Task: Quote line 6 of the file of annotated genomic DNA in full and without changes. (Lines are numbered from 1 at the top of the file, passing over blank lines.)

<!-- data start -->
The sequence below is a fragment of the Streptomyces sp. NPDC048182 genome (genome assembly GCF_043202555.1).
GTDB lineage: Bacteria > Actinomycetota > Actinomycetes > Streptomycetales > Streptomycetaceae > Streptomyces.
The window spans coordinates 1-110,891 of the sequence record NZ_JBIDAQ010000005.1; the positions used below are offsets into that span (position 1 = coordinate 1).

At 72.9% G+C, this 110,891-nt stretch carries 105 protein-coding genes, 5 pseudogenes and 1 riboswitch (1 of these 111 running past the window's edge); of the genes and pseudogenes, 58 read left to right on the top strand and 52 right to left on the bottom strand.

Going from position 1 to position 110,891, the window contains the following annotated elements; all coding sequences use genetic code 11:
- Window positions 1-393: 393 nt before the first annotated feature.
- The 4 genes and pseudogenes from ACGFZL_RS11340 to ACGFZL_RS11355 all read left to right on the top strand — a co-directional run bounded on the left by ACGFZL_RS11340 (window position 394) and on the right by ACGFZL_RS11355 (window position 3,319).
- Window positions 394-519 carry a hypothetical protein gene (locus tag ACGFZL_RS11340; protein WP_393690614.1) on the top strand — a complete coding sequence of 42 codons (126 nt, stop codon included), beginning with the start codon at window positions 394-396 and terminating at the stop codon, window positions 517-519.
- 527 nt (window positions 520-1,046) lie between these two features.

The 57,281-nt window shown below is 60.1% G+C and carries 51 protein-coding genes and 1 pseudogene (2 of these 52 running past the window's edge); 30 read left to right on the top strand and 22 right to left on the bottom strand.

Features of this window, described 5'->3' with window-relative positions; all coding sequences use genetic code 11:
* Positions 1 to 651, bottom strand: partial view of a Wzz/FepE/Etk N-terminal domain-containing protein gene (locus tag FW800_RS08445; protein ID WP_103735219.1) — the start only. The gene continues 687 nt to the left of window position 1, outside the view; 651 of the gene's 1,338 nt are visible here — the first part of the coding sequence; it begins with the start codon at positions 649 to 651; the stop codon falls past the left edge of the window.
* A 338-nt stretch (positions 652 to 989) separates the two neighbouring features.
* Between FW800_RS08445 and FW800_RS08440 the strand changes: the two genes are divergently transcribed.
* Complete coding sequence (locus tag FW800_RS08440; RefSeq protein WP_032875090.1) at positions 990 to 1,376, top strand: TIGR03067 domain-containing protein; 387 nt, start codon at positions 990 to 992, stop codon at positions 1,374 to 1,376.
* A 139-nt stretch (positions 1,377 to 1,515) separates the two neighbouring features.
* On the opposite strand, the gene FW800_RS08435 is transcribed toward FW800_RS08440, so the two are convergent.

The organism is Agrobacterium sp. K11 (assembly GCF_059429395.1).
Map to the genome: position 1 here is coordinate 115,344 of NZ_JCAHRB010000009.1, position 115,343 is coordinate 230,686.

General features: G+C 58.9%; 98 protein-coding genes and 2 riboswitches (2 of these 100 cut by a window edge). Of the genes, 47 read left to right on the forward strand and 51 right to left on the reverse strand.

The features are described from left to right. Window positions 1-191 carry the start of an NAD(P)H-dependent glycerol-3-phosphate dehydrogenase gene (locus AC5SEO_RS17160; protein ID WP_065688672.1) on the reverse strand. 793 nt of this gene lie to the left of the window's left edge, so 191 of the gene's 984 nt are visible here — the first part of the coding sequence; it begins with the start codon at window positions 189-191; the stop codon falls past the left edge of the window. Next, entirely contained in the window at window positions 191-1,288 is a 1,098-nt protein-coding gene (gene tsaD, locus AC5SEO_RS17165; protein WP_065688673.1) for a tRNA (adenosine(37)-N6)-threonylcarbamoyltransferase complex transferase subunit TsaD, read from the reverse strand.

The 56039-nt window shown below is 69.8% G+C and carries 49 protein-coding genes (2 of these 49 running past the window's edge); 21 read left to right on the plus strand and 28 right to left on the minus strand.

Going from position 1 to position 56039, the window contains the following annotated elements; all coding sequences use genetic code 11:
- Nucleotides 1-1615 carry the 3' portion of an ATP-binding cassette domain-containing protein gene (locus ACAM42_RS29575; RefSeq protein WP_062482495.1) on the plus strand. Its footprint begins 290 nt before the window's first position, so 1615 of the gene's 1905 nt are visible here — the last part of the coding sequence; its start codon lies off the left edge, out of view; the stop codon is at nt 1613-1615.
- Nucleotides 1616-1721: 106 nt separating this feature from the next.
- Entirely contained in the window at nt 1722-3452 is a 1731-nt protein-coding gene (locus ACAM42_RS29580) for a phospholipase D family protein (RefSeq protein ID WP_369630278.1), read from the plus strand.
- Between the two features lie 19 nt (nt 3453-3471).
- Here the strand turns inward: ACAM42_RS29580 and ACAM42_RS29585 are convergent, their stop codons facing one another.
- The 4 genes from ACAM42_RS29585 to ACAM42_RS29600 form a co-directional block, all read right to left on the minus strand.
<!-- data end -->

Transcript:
- Window positions 1-393: 393 nt before the first annotated feature.